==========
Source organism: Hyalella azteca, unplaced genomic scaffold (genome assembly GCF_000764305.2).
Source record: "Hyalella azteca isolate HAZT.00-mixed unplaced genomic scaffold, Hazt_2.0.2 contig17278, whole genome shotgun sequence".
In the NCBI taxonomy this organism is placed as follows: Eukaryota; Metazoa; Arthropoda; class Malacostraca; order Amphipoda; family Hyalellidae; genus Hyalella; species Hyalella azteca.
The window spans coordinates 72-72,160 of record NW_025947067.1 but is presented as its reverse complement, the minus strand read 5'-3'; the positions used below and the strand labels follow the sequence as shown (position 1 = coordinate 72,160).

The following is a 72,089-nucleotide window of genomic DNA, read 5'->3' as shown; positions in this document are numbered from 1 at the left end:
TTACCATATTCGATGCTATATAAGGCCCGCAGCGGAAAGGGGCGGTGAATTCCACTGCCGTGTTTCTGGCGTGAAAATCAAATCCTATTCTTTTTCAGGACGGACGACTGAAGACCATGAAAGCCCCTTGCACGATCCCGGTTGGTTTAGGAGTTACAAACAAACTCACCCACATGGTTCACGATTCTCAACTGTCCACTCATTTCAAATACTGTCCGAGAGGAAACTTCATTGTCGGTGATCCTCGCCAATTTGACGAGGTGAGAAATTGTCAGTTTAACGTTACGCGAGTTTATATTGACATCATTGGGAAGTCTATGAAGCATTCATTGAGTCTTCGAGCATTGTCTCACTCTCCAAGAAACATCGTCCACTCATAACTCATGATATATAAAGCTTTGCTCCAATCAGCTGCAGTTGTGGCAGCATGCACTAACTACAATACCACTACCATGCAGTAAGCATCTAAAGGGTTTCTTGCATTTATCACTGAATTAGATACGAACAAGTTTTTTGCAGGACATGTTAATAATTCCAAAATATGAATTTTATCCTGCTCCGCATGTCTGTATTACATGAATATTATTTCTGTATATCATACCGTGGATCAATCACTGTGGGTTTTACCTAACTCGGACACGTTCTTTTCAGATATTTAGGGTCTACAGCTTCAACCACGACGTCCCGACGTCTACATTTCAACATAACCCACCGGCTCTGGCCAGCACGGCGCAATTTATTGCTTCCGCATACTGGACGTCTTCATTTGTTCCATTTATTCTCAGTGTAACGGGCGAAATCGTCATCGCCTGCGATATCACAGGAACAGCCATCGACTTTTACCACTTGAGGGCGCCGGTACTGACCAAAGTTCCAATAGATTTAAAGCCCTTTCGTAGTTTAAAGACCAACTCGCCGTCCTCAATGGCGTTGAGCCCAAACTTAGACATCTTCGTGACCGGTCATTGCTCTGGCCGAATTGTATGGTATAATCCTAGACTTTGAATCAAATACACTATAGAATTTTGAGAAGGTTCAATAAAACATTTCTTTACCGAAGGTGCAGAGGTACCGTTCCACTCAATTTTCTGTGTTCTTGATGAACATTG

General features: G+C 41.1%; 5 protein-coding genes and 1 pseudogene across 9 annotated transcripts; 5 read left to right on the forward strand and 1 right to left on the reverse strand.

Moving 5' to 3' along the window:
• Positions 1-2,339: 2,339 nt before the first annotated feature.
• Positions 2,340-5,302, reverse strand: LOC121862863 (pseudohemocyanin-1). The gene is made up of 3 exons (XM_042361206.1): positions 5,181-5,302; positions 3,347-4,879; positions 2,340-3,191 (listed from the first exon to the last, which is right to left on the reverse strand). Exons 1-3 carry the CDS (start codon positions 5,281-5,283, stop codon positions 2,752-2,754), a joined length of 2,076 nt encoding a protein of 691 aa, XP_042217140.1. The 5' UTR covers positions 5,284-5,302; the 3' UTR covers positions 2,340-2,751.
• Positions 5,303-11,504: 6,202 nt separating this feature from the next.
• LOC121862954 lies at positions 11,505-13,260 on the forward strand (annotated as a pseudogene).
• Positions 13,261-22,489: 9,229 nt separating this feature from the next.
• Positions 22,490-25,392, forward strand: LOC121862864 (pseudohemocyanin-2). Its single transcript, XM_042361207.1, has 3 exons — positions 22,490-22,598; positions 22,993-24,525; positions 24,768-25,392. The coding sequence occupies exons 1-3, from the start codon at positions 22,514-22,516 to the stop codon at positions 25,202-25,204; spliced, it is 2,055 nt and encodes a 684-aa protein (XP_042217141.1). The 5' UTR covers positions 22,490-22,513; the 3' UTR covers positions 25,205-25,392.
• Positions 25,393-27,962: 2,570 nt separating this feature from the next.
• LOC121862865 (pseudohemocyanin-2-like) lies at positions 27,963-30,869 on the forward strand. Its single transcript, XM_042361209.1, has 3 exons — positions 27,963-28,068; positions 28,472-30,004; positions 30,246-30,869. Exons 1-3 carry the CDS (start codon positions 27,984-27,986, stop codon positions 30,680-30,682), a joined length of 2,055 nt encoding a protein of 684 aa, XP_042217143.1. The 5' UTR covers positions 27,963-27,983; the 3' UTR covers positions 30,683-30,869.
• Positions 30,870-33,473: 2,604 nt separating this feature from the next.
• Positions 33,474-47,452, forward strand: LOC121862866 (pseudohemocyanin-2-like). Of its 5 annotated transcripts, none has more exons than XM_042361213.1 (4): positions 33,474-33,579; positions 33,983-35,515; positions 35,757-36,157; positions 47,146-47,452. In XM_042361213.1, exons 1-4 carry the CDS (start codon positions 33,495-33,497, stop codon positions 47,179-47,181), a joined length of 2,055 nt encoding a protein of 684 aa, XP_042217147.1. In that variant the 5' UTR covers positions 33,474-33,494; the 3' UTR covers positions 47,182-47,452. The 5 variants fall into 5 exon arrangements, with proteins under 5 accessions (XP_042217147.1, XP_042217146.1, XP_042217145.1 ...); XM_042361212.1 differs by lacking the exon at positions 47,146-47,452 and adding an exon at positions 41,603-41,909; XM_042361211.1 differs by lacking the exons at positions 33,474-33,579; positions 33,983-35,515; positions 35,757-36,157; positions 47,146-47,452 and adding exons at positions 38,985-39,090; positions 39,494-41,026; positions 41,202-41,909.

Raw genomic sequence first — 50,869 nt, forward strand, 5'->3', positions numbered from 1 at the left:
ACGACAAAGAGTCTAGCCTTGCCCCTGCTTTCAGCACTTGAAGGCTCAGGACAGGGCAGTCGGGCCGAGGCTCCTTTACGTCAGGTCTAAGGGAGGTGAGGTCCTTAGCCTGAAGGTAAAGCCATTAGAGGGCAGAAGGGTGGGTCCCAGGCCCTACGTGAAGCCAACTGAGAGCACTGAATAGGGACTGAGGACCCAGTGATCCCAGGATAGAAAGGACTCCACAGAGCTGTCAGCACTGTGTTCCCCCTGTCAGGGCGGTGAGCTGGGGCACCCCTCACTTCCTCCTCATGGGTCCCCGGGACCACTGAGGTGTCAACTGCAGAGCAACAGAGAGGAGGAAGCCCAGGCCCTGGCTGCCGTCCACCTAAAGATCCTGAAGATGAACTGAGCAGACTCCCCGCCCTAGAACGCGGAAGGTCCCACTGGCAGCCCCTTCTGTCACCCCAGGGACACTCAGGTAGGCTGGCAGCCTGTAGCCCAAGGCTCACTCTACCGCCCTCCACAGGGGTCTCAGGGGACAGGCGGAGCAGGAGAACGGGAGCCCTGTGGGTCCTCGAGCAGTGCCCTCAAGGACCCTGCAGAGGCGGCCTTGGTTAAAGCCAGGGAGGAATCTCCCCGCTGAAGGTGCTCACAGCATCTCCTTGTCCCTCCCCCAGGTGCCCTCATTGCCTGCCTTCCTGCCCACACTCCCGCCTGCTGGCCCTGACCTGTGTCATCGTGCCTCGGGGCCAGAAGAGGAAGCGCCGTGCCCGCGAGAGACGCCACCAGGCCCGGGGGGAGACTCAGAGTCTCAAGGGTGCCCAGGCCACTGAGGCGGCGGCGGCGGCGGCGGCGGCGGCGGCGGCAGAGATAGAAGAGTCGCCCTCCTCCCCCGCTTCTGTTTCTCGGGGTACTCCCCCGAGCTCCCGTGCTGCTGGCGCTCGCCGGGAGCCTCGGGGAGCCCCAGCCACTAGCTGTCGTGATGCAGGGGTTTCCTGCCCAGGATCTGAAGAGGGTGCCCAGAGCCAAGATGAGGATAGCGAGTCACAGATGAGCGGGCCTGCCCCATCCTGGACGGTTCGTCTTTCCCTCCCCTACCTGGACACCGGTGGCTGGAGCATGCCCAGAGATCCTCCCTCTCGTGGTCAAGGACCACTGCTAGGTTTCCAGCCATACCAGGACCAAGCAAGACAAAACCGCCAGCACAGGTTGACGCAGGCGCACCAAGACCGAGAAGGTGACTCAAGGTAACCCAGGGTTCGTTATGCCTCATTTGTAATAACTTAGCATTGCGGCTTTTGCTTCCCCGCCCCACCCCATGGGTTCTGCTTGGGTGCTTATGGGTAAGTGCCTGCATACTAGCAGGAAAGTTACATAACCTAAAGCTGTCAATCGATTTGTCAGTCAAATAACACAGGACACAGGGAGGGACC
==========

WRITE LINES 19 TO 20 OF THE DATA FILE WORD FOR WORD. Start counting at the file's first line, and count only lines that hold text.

Raw genomic sequence first — 50,869 nt, forward strand, 5'->3', positions numbered from 1 at the left:
ACGACAAAGAGTCTAGCCTTGCCCCTGCTTTCAGCACTTGAAGGCTCAGGACAGGGCAGTCGGGCCGAGGCTCCTTTACGTCAGGTCTAAGGGAGGTGAGGTCCTTAGCCTGAAGGTAAAGCCATTAGAGGGCAGAAGGGTGGGTCCCAGGCCCTACGTGAAGCCAACTGAGAGCACTGAATAGGGACTGAGGACCCAGTGATCCCAGGATAGAAAGGACTCCACAGAGCTGTCAGCACTGTGTTCCCCCTGTCAGGGCGGTGAGCTGGGGCACCCCTCACTTCCTCCTCATGGGTCCCCGGGACCACTGAGGTGTCAACTGCAGAGCAACAGAGAGGAGGAAGCCCAGGCCCTGGCTGCCGTCCACCTAAAGATCCTGAAGATGAACTGAGCAGACTCCCCGCCCTAGAACGCGGAAGGTCCCACTGGCAGCCCCTTCTGTCACCCCAGGGACACTCAGGTAGGCTGGCAGCCTGTAGCCCAAGGCTCACTCTACCGCCCTCCACAGGGGTCTCAGGGGACAGGCGGAGCAGGAGAACGGGAGCCCTGTGGGTCCTCGAGCAGTGCCCTCAAGGACCCTGCAGAGGCGGCCTTGGTTAAAGCCAGGGAGGAATCTCCCCGCTGAAGGTGCTCACAGCATCTCCTTGTCCCTCCCCCAGGTGCCCTCATTGCCTGCCTTCCTGCCCACACTCCCGCCTGCTGGCCCTGACCTGTGTCATCGTGCCTCGGGGCCAGAAGAGGAAGCGCCGTGCCCGCGAGAGACGCCACCAGGCCCGGGGGGAGACTCAGAGTCTCAAGGGTGCCCAGGCCACTGAGGCGGCGGCGGCGGCGGCGGCGGCGGCGGCGGCAGAGATAGAAGAGTCGCCCTCCTCCCCCGCTTCTGTTTCTCGGGGTACTCCCCCGAGCTCCCGTGCTGCTGGCGCTCGCCGGGAGCCTCGGGGAGCCCCAGCCACTAGCTGTCGTGATGCAGGGGTTTCCTGCCCAGGATCTGAAGAGGGTGCCCAGAGCCAAGATGAGGATAGCGAGTCACAGATGAGCGGGCCTGCCCCATCCTGGACGGTTCGTCTTTCCCTCCCCTACCTGGACACCGGTGGCTGGAGCATGCCCAGAGATCCTCCCTCTCGTGGTCAAGGACCACTGCTAGGTTTCCAGCCATACCAGGACCAAGCAAGACAAAACCGCCAGCACAGGTTGACGCAGGCGCACCAAGACCGAGAAGGTGACTCAAGGTAACCCAGGGTTCGTTATGCCTCATTTGTAATAACTTAGCATTGCGGCTTTTGCTTCCCCGCCCCACCCCATGGGTTCTGCTTGGGTGCTTATGGGTAAGTGCCTGCATACTAGCAGGAAAGTTACATAACCTAAAGCTGTCAATCGATTTGTCAGTCAAATAACACAGGACACAGGGAGGGACC